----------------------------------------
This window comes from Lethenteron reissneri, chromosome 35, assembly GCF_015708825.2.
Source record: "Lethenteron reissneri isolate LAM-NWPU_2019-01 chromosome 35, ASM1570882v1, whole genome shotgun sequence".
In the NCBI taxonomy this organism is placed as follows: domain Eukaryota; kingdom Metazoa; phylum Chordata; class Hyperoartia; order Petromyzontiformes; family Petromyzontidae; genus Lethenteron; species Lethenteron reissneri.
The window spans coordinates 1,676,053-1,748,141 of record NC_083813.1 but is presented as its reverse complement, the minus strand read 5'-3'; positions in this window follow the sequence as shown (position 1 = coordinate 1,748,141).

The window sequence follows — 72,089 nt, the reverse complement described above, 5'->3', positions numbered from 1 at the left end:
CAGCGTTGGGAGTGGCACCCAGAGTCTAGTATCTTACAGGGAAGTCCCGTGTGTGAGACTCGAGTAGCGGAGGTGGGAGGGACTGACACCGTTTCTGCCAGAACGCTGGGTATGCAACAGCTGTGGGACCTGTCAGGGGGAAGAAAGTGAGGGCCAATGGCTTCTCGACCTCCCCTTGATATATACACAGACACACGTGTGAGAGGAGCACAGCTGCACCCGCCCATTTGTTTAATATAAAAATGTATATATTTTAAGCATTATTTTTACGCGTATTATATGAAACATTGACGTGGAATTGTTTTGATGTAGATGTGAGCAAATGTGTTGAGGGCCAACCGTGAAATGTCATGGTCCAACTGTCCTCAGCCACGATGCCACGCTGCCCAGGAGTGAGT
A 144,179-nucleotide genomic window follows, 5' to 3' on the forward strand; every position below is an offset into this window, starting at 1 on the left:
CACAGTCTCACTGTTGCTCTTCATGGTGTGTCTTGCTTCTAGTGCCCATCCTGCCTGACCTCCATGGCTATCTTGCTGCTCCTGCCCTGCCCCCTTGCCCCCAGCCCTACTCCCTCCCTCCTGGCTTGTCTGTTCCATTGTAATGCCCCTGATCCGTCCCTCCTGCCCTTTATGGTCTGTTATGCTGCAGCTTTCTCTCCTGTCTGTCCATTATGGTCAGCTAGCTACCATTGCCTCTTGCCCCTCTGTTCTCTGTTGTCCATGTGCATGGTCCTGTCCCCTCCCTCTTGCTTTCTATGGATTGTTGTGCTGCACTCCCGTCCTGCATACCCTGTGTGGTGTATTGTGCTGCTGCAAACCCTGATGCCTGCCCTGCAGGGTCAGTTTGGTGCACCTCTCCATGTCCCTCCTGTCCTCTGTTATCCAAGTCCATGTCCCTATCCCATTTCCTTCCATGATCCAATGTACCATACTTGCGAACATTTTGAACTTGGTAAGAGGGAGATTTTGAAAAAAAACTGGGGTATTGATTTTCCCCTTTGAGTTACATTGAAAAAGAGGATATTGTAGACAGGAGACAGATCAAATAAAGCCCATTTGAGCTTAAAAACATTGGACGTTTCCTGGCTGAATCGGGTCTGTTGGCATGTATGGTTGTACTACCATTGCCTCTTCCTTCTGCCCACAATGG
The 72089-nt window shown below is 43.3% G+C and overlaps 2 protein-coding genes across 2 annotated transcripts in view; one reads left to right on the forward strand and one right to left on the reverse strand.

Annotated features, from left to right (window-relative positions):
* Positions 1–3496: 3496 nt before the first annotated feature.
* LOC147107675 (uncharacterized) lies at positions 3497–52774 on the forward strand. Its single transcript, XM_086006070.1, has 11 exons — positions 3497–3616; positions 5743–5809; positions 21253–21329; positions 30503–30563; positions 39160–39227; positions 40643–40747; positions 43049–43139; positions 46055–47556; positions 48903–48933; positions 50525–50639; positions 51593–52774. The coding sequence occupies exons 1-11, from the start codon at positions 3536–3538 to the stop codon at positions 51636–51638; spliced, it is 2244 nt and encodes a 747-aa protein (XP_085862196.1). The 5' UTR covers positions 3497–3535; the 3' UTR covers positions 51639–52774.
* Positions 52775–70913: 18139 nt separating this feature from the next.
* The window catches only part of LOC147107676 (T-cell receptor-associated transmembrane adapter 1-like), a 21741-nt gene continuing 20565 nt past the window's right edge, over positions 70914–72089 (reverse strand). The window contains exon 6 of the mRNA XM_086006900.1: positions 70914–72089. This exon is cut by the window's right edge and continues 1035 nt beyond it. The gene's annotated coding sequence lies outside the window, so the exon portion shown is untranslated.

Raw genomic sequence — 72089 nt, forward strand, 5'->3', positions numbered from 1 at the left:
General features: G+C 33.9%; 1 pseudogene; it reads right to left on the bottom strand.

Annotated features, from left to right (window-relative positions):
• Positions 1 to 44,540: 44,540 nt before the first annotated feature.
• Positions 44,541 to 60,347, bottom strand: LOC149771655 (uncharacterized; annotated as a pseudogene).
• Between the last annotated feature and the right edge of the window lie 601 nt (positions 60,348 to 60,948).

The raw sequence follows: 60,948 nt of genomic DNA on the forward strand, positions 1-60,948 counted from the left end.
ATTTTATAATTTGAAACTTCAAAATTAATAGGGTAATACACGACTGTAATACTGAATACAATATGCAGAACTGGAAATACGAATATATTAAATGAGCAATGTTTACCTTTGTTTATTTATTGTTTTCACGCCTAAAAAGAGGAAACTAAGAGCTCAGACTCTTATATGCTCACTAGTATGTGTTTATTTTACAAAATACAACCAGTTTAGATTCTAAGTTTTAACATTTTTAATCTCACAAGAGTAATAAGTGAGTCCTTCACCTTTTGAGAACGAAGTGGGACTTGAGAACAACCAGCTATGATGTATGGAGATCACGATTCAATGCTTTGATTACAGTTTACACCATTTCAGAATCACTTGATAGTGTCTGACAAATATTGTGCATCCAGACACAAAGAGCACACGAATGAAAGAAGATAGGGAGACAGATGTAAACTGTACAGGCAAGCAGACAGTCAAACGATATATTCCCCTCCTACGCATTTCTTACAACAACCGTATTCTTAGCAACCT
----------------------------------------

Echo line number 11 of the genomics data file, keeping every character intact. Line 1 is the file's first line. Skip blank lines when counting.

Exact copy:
* Positions 1–3496: 3496 nt before the first annotated feature.